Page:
Domain shift is one of the key challenges affecting reliability in medical imaging-based machine learning predictions. It is of significant importance to investigate this issue to gain insights into its characteristics toward determining controllable parameters to minimize its impact. In this paper, we report our efforts on studying and analyzing domain shift in lung region detection in chest radiographs. We used five chest X-ray datasets, collected from different sources, which have manual markings of lung boundaries in order to conduct extensive experiments toward this goal. We compared the characteristics of these datasets from three aspects: information obtained from metadata or an image header, image appearance, and features extracted from a pretrained model. We carried out experiments to evaluate and compare model performances within each dataset and across datasets in four scenarios using different combinations of datasets. We proposed a new feature visualization method to provide explanations for the applied object detection network on the obtained quantitative results. We also examined chest X-ray modality-specific initialization, catastrophic forgetting, and model repeatability. We believe the observations and discussions presented in this work could help to shed some light on the importance of the analysis of training data for medical imaging machine learning research, and could provide valuable guidance for domain shift analysis. Full article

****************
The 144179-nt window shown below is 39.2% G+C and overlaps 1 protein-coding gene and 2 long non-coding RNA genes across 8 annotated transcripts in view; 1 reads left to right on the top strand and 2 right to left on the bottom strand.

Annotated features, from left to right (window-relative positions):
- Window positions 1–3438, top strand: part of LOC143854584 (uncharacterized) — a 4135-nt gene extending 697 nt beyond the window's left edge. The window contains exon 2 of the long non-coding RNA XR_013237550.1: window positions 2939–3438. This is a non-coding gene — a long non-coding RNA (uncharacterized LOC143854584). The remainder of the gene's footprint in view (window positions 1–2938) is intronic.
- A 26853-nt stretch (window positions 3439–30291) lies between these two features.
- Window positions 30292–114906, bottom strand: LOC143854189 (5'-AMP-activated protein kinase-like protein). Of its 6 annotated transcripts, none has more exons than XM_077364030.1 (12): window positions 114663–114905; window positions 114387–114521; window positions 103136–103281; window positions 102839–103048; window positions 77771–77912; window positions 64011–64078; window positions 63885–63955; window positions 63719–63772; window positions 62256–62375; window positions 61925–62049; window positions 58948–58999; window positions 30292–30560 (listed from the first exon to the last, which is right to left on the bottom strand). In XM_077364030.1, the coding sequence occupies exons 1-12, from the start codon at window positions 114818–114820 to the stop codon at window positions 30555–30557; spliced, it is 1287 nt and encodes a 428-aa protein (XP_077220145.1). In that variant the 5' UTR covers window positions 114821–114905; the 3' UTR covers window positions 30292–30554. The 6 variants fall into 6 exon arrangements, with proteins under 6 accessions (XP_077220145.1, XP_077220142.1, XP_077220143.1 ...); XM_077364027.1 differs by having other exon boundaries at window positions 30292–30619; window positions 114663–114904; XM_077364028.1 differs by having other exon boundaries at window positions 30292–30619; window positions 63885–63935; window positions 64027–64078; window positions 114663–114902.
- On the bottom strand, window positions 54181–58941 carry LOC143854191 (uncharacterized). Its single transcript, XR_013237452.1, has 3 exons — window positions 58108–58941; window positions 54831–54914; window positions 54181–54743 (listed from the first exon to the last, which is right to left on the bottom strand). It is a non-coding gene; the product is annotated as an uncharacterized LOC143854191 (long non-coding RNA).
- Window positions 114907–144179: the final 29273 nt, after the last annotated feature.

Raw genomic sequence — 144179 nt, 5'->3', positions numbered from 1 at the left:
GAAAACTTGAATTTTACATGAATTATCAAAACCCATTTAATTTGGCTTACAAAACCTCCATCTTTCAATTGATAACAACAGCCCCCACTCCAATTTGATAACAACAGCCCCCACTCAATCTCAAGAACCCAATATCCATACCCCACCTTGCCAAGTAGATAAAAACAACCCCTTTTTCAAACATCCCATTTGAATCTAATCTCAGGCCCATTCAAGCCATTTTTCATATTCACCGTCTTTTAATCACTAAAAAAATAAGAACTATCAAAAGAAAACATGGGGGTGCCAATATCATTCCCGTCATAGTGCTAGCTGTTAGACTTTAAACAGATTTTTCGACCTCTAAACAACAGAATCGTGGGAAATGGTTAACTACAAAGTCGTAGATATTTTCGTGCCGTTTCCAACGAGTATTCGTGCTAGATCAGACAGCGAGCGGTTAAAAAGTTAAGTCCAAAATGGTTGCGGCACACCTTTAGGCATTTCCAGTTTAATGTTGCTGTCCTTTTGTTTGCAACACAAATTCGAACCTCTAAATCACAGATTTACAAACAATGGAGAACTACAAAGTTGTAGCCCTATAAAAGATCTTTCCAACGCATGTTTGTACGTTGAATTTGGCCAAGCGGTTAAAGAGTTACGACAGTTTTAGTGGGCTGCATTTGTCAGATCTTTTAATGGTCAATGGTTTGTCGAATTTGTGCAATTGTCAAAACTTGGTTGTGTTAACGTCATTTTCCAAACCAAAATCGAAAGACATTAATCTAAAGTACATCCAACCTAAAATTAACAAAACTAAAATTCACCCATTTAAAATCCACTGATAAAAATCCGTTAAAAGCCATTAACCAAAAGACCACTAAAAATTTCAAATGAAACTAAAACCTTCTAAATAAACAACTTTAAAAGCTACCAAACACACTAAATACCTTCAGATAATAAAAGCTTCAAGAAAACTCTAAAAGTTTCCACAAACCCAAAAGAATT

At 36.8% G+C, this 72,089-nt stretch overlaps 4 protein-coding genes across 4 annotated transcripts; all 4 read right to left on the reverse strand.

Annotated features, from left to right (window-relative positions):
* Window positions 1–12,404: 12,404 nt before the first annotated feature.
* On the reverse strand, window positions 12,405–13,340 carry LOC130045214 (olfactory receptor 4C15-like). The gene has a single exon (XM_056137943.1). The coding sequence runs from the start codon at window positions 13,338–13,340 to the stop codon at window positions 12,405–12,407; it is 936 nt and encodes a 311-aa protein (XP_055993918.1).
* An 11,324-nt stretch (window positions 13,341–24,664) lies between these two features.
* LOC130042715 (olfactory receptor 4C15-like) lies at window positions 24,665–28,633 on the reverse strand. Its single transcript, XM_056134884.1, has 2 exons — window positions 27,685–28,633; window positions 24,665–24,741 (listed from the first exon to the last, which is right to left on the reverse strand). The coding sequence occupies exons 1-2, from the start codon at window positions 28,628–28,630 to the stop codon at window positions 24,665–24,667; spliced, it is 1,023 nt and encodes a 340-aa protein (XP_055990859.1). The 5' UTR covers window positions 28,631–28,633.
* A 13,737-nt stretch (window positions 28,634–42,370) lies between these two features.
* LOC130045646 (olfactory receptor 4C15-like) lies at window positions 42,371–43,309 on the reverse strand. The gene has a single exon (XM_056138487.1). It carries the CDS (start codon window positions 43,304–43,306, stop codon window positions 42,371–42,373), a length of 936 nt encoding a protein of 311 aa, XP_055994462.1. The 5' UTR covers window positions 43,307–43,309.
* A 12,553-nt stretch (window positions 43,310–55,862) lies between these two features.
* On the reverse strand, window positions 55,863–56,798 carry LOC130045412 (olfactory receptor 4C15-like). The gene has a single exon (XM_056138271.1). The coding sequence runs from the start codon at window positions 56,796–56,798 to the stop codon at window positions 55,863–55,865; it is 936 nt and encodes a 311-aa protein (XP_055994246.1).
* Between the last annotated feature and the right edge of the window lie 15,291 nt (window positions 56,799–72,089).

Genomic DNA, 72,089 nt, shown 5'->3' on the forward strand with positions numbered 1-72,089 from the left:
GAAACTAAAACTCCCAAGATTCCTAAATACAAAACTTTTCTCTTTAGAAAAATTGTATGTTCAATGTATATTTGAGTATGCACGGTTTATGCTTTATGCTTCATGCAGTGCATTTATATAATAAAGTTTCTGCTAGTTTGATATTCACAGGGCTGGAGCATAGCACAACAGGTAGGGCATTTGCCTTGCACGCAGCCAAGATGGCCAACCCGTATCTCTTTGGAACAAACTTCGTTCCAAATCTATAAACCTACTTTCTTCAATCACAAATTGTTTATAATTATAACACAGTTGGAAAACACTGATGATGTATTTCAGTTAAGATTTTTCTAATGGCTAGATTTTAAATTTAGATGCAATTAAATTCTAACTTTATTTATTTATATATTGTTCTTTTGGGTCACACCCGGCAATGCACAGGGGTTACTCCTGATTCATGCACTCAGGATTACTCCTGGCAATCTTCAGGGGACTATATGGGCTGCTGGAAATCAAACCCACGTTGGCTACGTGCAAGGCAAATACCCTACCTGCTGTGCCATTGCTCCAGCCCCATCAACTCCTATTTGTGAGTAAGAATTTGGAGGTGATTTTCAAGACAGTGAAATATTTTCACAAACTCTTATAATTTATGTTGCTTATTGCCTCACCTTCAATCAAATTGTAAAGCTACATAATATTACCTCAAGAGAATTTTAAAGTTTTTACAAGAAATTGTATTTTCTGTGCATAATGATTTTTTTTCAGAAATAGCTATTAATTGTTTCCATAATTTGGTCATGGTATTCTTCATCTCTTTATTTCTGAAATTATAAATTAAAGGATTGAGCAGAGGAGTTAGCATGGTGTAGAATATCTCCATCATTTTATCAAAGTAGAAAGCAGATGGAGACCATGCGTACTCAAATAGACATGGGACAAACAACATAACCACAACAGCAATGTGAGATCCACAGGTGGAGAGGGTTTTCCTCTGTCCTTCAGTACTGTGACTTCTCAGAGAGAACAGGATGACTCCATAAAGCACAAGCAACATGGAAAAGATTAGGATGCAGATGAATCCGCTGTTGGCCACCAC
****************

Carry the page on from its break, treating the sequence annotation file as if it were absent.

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18 pages, 3890 KiB  
Article
Assessing the Impact of Image Resolution on Deep Learning for TB Lesion Segmentation on Frontal Chest X-rays
by Sivaramakrishnan Rajaraman, Feng Yang, Ghada Zamzmi, Zhiyun Xue and Sameer Antani
Diagnostics 2023, 13(4), 747; https://doi.org/10.3390/diagnostics13040747 - 16 Feb 2023
Cited by 3 | Viewed by 1635
Abstract
Deep learning (DL) models are state-of-the-art in segmenting anatomical and disease regions of interest (ROIs) in medical images. Particularly, a large number of DL-based techniques have been reported using chest X-rays (CXRs). However, these models are reportedly trained on reduced image resolutions for [...] Read more.
Deep learning (DL) models are state-of-the-art in segmenting anatomical and disease regions of interest (ROIs) in medical images. Particularly, a large number of DL-based techniques have been reported using chest X-rays (CXRs). However, these models are reportedly trained on reduced image resolutions for reasons related to the lack of computational resources. Literature is sparse in discussing the optimal image resolution to train these models for segmenting the tuberculosis (TB)-consistent lesions in CXRs. In this study, we investigated the performance variations with an Inception-V3 UNet model using various image resolutions with/without lung ROI cropping and aspect ratio adjustments and identified the optimal image resolution through extensive empirical evaluations to improve TB-consistent lesion segmentation performance. We used the Shenzhen CXR dataset for the study, which includes 326 normal patients and 336 TB patients. We proposed a combinatorial approach consisting of storing model snapshots, optimizing segmentation threshold and test-time augmentation (TTA), and averaging the snapshot predictions, to further improve performance with the optimal resolution. Our experimental results demonstrate that higher image resolutions are not always necessary; however, identifying the optimal image resolution is critical to achieving superior performance. Full article
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15 pages, 545 KiB  
Article
Analysis of Chest X-ray for COVID-19 Diagnosis as a Use Case for an HPC-Enabled Data Analysis and Machine Learning Platform for Medical Diagnosis Support
by Chadi Barakat, Marcel Aach, Andreas Schuppert, Sigurður Brynjólfsson, Sebastian Fritsch and Morris Riedel